Today as Darryl, Randy and I ate lunch at Wingnuts in Aliso Viejo (celebrating Darryl and Sian’s good news–congrats!), I wondered… “what do those letters mean?”
Now I know. But I betcha can’t figure it out!
This week’s Photo Friday challenge is gray. The easy way out would be a grayscale image, but I like this one which I took from the parking lot of Fluor’s San Francisco offices overlooking Oyster Bay. The photo is unretouched.
The Informed Reader has a great post titled The Powerful Lure of the Useless Extra Feature that describes the problems facing, well, many products (and product lines) today. The article quotes The Wisdom of Crowds‘ James Surowieki, who explains that “…people are not, in general, good at predicting what will make them happy in the future. The strange truth about feature creep is that even when you give consumers what they want they can still end up hating you for it.”
What got me started down this train of thought was this provocative comparison between Cingular (AT&T) Wireless, a company with 200 cell phones and 50 pricing plans and CBeyond, a smaller company with four cell phones and eight service options. CBeyond is growing at a faster rate and generating much higher margins. Could it be that we really like simplicity, and just don’t know it?
Personally, I have a love/hate relationship with my iPAQ PDA phone. It’s mind-numbingly capable, with built-in camera, GPS, web-browsing, music playing and spreadsheet crunching power. And it even makes phone calls. But for all the features and functionality, I often find myself wishing I had a plain, old phone. Something to just pick-up and dial. The reality is, though my iPAQ does in fact do all the things advertised, it doesn’t do any of them very well (including the phone call part).
Another comparison could be drawn on the web. Discussion forums (like BigBlueBall) and blogs (like this one) are two common expressions of the social web. Both allow some form of interaction between the author and the readers. Forums are feature-rich and complex. Blogs are (usually) bare-bones and simple, but painless. I realize it’s not an apple-to-apple comparison, as they each serve a specific purpose, but it’s worth noting that although blogs appeared on the scene later, they outstripped the growth rate of forums exponentially.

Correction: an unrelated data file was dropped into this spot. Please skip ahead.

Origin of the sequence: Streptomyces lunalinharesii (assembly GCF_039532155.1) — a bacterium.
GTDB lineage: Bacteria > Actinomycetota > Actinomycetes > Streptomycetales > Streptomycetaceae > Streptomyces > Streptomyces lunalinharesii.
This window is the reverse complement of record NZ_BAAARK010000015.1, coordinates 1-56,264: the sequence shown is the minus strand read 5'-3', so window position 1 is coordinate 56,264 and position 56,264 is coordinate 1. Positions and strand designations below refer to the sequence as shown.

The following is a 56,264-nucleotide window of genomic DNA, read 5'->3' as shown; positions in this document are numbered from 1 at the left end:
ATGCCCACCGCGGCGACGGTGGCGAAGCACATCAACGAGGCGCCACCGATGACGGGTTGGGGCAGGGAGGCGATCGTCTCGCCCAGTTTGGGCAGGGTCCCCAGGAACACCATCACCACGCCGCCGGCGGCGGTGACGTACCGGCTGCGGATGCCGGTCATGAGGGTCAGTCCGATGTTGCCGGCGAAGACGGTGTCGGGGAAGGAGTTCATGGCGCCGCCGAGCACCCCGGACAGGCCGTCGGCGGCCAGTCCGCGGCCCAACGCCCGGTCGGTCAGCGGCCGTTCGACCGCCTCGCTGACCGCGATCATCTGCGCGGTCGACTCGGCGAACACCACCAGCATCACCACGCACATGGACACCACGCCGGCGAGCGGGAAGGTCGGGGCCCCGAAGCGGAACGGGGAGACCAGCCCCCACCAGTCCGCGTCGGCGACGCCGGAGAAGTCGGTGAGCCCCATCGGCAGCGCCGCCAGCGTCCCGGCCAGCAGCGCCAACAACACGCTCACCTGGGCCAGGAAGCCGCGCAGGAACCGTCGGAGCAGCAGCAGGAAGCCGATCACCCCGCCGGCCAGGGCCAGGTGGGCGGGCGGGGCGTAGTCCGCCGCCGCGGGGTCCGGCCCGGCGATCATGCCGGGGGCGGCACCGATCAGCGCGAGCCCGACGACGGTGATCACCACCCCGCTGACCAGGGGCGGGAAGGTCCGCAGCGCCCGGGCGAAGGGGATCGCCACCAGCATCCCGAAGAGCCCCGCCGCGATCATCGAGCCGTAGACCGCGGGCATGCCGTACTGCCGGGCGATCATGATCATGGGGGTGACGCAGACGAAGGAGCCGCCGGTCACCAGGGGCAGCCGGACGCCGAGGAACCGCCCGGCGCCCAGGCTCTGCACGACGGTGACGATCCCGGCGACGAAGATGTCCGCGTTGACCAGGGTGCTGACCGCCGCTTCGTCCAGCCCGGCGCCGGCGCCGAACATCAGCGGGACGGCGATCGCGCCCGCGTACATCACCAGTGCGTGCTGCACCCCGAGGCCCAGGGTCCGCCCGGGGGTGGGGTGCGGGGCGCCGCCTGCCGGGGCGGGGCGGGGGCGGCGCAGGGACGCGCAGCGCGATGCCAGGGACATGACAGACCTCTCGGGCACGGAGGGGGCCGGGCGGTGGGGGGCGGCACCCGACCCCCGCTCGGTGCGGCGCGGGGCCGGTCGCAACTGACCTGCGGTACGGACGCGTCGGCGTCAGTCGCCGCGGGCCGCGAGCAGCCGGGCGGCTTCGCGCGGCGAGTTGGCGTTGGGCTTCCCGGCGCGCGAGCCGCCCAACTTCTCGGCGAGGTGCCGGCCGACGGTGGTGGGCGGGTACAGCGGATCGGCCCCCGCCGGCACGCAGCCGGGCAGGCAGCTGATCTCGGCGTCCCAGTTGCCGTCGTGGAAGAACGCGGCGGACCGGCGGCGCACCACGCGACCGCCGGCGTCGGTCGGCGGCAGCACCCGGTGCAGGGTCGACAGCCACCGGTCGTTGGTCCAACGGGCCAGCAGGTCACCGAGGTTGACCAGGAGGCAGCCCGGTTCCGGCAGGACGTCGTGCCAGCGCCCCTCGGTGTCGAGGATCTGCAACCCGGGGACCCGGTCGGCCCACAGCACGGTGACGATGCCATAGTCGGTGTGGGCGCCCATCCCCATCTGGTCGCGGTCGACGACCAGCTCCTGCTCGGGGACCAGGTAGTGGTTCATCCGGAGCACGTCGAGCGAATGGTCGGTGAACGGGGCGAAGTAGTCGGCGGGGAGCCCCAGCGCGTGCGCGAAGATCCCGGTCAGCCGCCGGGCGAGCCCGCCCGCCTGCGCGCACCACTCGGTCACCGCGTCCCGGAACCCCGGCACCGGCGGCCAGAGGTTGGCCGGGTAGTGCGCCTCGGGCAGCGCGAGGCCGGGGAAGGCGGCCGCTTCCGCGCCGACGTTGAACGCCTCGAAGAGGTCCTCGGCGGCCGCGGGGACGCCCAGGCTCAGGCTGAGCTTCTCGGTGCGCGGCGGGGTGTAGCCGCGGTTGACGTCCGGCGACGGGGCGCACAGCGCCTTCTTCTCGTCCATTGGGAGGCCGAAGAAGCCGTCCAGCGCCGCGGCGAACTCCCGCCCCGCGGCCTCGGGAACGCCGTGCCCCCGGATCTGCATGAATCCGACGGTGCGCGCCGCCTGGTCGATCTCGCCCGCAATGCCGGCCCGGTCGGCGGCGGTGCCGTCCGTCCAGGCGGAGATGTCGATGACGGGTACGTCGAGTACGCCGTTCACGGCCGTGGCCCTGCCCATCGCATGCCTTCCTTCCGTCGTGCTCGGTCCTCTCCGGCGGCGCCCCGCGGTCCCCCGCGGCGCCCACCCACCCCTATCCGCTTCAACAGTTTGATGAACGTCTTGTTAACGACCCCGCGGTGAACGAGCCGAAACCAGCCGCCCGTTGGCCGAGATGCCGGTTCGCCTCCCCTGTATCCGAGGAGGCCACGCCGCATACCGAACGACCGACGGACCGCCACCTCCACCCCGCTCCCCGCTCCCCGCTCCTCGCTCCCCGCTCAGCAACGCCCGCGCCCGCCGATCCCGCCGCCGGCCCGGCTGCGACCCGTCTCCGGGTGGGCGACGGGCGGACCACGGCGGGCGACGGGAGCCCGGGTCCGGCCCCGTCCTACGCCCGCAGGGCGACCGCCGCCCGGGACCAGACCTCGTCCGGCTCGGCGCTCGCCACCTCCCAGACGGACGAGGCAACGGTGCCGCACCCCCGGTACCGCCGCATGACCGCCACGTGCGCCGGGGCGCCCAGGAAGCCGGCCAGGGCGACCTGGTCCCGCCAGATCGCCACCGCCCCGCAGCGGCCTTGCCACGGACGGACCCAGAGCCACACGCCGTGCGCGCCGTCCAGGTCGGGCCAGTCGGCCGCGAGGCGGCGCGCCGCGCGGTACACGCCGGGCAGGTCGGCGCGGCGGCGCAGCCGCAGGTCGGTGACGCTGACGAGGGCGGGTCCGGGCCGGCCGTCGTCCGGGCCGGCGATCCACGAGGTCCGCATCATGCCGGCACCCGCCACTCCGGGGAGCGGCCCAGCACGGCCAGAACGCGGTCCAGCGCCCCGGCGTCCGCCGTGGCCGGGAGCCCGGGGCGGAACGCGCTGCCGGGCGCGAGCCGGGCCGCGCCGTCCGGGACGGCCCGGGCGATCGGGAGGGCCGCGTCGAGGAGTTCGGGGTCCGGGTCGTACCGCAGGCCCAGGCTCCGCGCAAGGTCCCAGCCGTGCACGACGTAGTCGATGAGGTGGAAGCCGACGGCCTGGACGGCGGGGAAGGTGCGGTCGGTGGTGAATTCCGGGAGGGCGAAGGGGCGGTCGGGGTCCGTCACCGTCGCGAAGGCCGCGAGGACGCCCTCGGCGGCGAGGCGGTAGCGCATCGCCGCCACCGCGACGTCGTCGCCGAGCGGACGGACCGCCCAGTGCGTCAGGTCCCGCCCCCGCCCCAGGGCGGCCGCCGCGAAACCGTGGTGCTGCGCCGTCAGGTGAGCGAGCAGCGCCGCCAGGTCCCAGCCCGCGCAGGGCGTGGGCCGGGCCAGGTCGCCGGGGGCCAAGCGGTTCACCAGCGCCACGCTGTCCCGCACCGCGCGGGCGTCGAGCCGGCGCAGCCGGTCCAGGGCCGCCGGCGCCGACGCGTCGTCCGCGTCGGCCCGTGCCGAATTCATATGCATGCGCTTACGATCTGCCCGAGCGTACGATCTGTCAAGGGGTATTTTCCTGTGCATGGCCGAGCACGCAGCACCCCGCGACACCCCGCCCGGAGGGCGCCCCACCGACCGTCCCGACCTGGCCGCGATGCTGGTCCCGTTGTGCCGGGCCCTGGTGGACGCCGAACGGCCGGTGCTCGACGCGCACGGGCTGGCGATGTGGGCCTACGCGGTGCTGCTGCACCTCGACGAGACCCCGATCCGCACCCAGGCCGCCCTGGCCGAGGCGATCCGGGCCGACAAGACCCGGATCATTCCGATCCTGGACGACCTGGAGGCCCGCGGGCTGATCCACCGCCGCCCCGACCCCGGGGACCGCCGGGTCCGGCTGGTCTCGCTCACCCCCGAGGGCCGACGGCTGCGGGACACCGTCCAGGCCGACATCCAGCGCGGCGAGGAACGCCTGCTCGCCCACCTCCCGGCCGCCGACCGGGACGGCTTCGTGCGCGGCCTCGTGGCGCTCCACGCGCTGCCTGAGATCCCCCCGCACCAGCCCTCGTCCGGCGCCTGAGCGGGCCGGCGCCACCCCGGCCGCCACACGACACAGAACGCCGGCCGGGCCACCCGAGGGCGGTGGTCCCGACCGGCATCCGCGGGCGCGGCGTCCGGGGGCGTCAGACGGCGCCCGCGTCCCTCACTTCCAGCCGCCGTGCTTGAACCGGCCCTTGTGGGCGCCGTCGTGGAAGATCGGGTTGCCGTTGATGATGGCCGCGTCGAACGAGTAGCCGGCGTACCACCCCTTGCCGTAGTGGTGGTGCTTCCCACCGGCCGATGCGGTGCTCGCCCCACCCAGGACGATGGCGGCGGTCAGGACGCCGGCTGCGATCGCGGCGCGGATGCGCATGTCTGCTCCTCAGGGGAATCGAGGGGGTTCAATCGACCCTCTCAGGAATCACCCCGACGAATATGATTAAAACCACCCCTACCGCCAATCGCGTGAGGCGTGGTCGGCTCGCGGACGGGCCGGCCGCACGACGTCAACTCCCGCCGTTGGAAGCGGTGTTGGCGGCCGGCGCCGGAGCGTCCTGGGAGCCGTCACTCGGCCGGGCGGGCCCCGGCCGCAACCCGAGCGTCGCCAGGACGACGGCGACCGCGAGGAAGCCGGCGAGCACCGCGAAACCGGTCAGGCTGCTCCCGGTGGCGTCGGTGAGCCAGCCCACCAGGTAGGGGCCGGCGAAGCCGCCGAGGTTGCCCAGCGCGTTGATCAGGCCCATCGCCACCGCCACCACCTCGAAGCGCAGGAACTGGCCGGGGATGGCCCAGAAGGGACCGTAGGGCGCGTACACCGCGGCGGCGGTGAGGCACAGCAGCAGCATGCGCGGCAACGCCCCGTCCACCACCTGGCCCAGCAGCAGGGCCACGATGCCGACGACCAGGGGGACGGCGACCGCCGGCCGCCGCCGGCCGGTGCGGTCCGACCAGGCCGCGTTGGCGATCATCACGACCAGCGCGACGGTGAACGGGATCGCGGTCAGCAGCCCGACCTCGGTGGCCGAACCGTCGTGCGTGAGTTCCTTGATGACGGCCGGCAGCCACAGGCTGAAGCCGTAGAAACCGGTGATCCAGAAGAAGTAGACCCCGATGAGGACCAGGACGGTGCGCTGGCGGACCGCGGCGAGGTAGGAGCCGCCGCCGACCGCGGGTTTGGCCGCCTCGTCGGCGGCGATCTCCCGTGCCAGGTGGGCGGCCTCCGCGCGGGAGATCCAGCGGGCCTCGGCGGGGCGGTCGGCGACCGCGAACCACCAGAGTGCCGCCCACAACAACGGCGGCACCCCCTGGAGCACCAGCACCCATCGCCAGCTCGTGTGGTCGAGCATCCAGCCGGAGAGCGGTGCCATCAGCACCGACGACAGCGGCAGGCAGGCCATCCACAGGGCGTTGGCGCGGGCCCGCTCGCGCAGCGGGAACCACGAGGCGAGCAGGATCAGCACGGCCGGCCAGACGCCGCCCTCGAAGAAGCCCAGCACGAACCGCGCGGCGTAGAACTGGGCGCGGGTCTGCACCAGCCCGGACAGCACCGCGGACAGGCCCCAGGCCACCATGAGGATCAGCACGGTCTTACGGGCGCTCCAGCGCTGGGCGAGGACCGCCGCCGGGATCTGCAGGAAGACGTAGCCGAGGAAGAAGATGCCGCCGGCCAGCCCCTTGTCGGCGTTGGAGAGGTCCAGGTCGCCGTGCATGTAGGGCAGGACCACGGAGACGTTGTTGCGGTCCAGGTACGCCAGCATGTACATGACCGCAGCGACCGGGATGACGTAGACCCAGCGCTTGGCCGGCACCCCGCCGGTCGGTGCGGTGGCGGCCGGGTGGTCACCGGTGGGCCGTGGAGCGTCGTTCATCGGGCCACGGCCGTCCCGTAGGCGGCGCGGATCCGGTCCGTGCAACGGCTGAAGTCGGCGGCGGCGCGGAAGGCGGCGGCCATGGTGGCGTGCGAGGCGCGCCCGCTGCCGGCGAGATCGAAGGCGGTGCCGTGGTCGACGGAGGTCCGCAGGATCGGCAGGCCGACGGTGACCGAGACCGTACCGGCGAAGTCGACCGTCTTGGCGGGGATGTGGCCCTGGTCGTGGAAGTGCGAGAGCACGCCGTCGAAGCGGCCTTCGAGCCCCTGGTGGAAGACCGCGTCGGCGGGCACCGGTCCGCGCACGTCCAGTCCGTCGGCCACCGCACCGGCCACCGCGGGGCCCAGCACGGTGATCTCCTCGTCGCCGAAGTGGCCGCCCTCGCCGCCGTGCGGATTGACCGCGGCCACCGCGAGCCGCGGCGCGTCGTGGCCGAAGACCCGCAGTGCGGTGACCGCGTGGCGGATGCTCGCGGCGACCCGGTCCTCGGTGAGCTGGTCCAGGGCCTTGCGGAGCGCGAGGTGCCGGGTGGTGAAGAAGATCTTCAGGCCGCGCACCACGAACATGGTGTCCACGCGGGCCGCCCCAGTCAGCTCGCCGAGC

Where is this all leading? A reminder to myself that sometimes less really is more.
Dr. David Vaine of Apparently KM, PLC illuminates the obfuscation of knowledge management (KM) and the corporate world. Funny and poignant.
It’s Friday night, and instead of going out and raising hell, I’m thinking of hitting the hay and sawing logs. Don’t worry — I haven’t suddenly retired from life. I’m giving my body some much-needed sleep in preparation for My First Marathon.
That’s right, tomorrow morning I’m hopping on the Surfliner and cruising down south for the San Diego Rock-and-Roll Marathon. I’m running with South Orange County Team In Training, raising money for the Leukemia and Lymphoma Society.
I’ve been training for this event since the beginning of February, and it’s finally here. I’m really looking forward to the marathon. It winds it’s way through beautiful San Diego, including Balboa Park, downtown and Mission Bay. And there are 26 stages along the way with live bands to entertain and keep our feet moving.
The flip side of this is that I’ll be offline until sometime Monday night. I’ll post updates via Twitter, but otherwise it will be quiet here.
If you’d like to support my fundraising for the Leukemia and Lymphoma society, it’s not too late! I’m just a few hundred dollars away from my goal of $2,800! I’ll run the 26.2 miles — you help me meet my fundraising goal, ok? The easiest way to contribute is online, but you can also mail in a check. All the details are on my fundraising page.
Want to follow my marathon progress? The race starts at 6:30 am on Sunday, June 3rd. They will be publishing times at the 5k, 10k, half-marathon and finish line — all in real time. Look me up on race day at www.rnrmarathon.com. I’ll be about three hours behind the Kenyans.
Now you’re probably thinking to yourself… “How the hell am I going to keep myself from getting bored while Jeff is gone?” Try Desktop Tower Defense. DTD is an addictive, free Flash-based game that will keep you busy for hours. And there’s an interesting lesson behind it’s development.
DTD developer Paul Preece had never developed anything in Flash before. He was inspired by a friend’s project and took the plunge, using simple, hand-scrawled graphics. His website, www.handdrawngames.com launched in March, and Preece says his only publicity was submitting the site to StumbleUpon.com. The games addictive simplicity and group scoring gave it a viral quality, and soon he was generating 20 million page views a month. With most of the revenue coming from Google Adsense, he is generating in the high five-figures per month.
Preece realized that the popularity of Desktop Tower Defense cannot last forever. But he figures if he can produce one or two new games a month — something he feels is reasonable — he will have a sustainable business model.
I love those home-grown success stories. Read all the details over at GigaOm.com. Oh, and see if you can beat my high score — just add your score to the “BigBlueBall” group.